Getting the right dynamic content to the right target audience requires you to know what information your customers want to see. If you have time and budget, content testing is a great way to make sure you are on the right patch. (In the real world, there are time and budget challenges, so we would recommend doing content testing over time, beginning with the most critical pieces of content before launch, then continue to test and revise content throughout the life of the website.)

To get started with content testing, select a portion that is critical. Secondly, select a member of each target audience. Then, observe and interview each target audience representative in a one-on-one setting with the content as it would be presented on the website. Your goal during this step is to gain a deep understanding as to what content is most important to that target audience and why. Things to keep in mind are:

  • Can the user find and access the content they need?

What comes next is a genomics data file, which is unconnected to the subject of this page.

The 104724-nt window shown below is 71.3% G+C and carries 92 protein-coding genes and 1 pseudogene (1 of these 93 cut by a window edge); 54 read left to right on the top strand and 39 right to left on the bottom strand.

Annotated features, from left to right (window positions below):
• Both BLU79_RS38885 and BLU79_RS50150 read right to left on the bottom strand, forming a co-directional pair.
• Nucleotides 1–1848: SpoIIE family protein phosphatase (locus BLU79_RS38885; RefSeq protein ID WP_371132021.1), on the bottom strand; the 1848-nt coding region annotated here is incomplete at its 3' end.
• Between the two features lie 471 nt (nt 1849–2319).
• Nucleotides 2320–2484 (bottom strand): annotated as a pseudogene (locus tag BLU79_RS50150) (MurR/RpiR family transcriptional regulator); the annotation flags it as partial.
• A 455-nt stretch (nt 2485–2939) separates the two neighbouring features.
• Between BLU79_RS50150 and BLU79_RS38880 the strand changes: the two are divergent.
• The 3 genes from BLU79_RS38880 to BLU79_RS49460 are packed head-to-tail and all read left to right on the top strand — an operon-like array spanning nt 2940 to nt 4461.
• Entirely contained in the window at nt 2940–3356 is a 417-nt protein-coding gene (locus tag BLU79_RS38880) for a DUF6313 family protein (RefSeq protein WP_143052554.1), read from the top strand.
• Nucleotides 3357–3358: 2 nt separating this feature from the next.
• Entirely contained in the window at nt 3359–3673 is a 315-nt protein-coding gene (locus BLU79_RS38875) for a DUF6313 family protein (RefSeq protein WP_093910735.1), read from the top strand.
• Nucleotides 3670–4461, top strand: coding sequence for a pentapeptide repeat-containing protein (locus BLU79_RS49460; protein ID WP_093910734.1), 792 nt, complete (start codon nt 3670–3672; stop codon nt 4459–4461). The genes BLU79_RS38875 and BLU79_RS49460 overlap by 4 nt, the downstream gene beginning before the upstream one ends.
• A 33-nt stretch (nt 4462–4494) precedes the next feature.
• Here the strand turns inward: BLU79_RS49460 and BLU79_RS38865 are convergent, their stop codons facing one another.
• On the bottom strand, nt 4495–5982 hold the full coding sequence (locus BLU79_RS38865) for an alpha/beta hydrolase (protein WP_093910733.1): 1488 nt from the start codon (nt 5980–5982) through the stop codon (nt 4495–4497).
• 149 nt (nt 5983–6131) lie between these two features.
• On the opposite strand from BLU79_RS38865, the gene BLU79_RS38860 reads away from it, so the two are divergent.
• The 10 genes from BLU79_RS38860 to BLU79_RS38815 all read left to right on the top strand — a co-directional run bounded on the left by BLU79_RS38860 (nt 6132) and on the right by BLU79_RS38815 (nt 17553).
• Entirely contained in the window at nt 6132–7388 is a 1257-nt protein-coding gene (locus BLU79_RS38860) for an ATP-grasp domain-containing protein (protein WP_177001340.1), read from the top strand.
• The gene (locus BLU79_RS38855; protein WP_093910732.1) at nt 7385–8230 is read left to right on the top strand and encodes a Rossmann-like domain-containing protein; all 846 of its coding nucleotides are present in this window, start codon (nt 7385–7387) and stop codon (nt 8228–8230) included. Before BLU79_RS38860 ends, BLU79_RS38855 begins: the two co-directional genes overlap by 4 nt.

• Does the user understand the message being conveyed by the content?
  • Does the content draw the user to some kind of action?

Once you have tested the content, you can begin to make it dynamic based on that target audience’s needs. For example, a construction manager would access his company’s ‘Contact Us’ page and need to see the headquarters contact information at the top of the page. Whereas, an employee at the headquarters would need to easily access the construction managers form the top of the Contact Us page.

While it is easiest to present the right content on your website based on a user profile, that isn’t the only way to present dynamic content. A website can dynamically present content based on a user’s IP Address or even the keywords used to find the website.

SCA-300x174

SCA Promotions dynamically presents content based on the keywords used to find the website.